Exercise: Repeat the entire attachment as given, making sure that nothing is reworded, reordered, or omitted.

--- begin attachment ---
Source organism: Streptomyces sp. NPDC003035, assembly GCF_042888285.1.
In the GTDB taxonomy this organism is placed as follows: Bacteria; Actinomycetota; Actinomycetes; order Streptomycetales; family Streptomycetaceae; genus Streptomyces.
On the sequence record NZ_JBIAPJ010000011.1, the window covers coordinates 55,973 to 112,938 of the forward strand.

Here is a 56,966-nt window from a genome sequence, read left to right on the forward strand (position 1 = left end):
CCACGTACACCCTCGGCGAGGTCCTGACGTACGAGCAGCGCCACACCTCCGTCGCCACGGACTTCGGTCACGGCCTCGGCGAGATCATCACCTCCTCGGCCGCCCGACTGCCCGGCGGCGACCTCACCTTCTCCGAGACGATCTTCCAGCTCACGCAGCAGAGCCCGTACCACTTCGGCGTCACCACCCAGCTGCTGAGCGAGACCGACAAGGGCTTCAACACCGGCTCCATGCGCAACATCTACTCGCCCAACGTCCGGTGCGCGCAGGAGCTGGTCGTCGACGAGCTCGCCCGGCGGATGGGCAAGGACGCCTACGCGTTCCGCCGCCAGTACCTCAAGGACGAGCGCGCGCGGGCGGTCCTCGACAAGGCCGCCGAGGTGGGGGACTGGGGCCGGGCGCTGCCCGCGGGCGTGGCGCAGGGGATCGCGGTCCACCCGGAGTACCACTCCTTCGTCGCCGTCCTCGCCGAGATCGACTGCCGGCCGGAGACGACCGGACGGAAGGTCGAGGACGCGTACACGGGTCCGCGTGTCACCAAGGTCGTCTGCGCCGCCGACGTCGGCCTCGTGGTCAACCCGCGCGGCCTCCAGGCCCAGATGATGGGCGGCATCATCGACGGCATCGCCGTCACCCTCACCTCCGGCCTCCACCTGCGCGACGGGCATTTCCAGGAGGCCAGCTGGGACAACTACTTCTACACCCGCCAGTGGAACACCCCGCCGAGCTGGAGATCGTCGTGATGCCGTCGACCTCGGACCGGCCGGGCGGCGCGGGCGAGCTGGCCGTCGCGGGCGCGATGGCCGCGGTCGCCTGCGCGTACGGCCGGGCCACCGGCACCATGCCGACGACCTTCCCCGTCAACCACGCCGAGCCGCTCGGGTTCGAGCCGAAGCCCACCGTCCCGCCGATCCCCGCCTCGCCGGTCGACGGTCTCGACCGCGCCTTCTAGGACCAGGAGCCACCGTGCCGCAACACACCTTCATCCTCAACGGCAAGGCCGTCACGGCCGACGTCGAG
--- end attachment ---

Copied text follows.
Source organism: Streptomyces sp. NPDC003035, assembly GCF_042888285.1.
In the GTDB taxonomy this organism is placed as follows: Bacteria; Actinomycetota; Actinomycetes; order Streptomycetales; family Streptomycetaceae; genus Streptomyces.
On the sequence record NZ_JBIAPJ010000011.1, the window covers coordinates 55,973 to 112,938 of the forward strand.

Here is a 56,966-nt window from a genome sequence, read left to right on the forward strand (position 1 = left end):
CCACGTACACCCTCGGCGAGGTCCTGACGTACGAGCAGCGCCACACCTCCGTCGCCACGGACTTCGGTCACGGCCTCGGCGAGATCATCACCTCCTCGGCCGCCCGACTGCCCGGCGGCGACCTCACCTTCTCCGAGACGATCTTCCAGCTCACGCAGCAGAGCCCGTACCACTTCGGCGTCACCACCCAGCTGCTGAGCGAGACCGACAAGGGCTTCAACACCGGCTCCATGCGCAACATCTACTCGCCCAACGTCCGGTGCGCGCAGGAGCTGGTCGTCGACGAGCTCGCCCGGCGGATGGGCAAGGACGCCTACGCGTTCCGCCGCCAGTACCTCAAGGACGAGCGCGCGCGGGCGGTCCTCGACAAGGCCGCCGAGGTGGGGGACTGGGGCCGGGCGCTGCCCGCGGGCGTGGCGCAGGGGATCGCGGTCCACCCGGAGTACCACTCCTTCGTCGCCGTCCTCGCCGAGATCGACTGCCGGCCGGAGACGACCGGACGGAAGGTCGAGGACGCGTACACGGGTCCGCGTGTCACCAAGGTCGTCTGCGCCGCCGACGTCGGCCTCGTGGTCAACCCGCGCGGCCTCCAGGCCCAGATGATGGGCGGCATCATCGACGGCATCGCCGTCACCCTCACCTCCGGCCTCCACCTGCGCGACGGGCATTTCCAGGAGGCCAGCTGGGACAACTACTTCTACACCCGCCAGTGGAACACCCCGCCGAGCTGGAGATCGTCGTGATGCCGTCGACCTCGGACCGGCCGGGCGGCGCGGGCGAGCTGGCCGTCGCGGGCGCGATGGCCGCGGTCGCCTGCGCGTACGGCCGGGCCACCGGCACCATGCCGACGACCTTCCCCGTCAACCACGCCGAGCCGCTCGGGTTCGAGCCGAAGCCCACCGTCCCGCCGATCCCCGCCTCGCCGGTCGACGGTCTCGACCGCGCCTTCTAGGACCAGGAGCCACCGTGCCGCAACACACCTTCATCCTCAACGGCAAGGCCGTCACGGCCGACGTCGAG